Leading Industries



Missouri’s economy is highly diversified, which makes for a healthy business climate—but one that can be challenging to classify.

As with other locales, Missouri’s service industry provides far more jobs than any other field. This area also includes a growing tourism and travel sector, which ranks behind only agriculture in terms of its contribution to the state’s financial output. Wholesale and retail trade and manufacturing also play significant roles in the state’s economy.

Missouri ranked No. 1 in the nation for manufacturing and logistics in a report by Ball State University, performing well in categories from research and development to long-term health-care costs. The survey also studied corporate taxes, unemployment insurance and the percentage of workers who are college graduates.

The Danforth Center in St. Louis has bolstered Missouri’s standing in plant-science research.

Some of the state’s other strengths may come as surprises to outsiders. Missouri is one of the nation’s top producers of transportation equipment, including automobiles and auto parts, as well as heavy and medium equipment. Beer and beverages are strong, as is defense and aerospace technology. Food processing is ranked as the state’s fastest-growing industry.

Mining also is a potent industry here. Missouri’s mining industry produces approximately 90 percent of the nation’s lead supply. Other major natural-resource industries involve iron ore, zinc, barite, limestone and timber. Limestone mining also produces one of the state’s most unusual byproducts: underground space that is converted into warehouse and office space.

Two of the state’s top crops are corn and sorghum, used primarily for animal feed. Ethanol production is another key field. Other commodities include soybeans, rice and cotton. Missouri ranks high in raising cattle and hogs, as well as turkeys and chickens. A growing wine industry adds to the state’s economy and tourism draw. The agriculture industry has had significant expansion recently through modern applications in life and animal sciences as well as biofuels. St. Louis, Kansas City and St. Joseph are rapidly moving to expand their research and application centers for life, plant and animal sciences. Several biofuel plants are either operating, under construction or planned throughout the state.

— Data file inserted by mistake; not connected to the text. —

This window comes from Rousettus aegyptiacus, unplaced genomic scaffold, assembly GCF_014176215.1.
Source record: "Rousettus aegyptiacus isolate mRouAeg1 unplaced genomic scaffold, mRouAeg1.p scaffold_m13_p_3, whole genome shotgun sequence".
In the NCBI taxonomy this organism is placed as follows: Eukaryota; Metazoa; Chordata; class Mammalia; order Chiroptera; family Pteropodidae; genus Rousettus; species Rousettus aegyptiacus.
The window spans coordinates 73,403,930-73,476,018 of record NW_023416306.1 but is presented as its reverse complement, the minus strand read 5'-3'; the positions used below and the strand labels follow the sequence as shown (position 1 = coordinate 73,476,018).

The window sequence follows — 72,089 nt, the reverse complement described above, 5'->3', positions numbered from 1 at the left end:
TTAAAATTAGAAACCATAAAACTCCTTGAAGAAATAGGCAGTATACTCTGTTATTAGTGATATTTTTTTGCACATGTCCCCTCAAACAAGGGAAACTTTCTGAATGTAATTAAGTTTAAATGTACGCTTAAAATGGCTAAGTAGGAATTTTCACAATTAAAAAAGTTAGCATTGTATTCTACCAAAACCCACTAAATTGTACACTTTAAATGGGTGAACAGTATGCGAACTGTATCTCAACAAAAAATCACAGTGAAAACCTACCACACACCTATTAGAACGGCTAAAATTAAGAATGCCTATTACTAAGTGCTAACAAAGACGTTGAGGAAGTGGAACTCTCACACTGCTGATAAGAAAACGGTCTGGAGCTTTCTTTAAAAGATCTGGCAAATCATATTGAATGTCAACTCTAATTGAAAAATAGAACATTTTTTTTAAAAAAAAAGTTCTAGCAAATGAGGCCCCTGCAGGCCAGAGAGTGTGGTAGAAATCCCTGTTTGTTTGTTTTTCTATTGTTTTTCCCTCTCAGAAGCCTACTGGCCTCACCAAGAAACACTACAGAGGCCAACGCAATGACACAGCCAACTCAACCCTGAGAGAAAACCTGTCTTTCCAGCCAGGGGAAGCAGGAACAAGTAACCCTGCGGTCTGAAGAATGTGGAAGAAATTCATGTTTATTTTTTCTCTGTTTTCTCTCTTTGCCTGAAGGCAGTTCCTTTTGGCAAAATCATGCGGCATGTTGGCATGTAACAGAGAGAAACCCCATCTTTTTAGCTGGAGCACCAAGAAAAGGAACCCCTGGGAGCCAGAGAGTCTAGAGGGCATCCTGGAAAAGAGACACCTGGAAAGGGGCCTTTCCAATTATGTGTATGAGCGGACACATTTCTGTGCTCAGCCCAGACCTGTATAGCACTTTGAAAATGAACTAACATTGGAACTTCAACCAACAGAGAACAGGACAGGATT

In terms of financial output, tourism is a surprising No. 2 in Missouri. Points of interest range from the country-music shows of Branson to the scenic beauty of gorgeous Ozark National Scenic Riverways. Other tourism-related sites include the Jesse James museums and Pony Express sites in St. Joseph, and Santa Fe Trail locales in Independence. Missouri also features a network of reservoirs and lakes that draw fishermen, boaters and sun-seekers from throughout the Midwest.

As in most states, service jobs employ the most people in Missouri. About 13.9 percent of the state’s 3.06 million workers are employed in sales roles or retail sales and support, the state’s top occupation category. The average wage in Missouri is about $20.57 an hour, or $42,790 a year, above the average wage in all surrounding states except Illinois. Retail sales as well as laborers and material movers earn more in Missouri than in any other surrounding state. About half of all Missourians work for small businesses.

Health-related and computer occupations are expected to be the state’s fastest-growing job fields. Not surprisingly, computer-related fields are forecast to grow rapidly, with some areas expecting a 10 percent annual increase. In service areas, cashiers are projected to have the most openings, though all openings were projected to be replacements. Registered nurses were expected to have more openings, largely due to growth rather than replacements.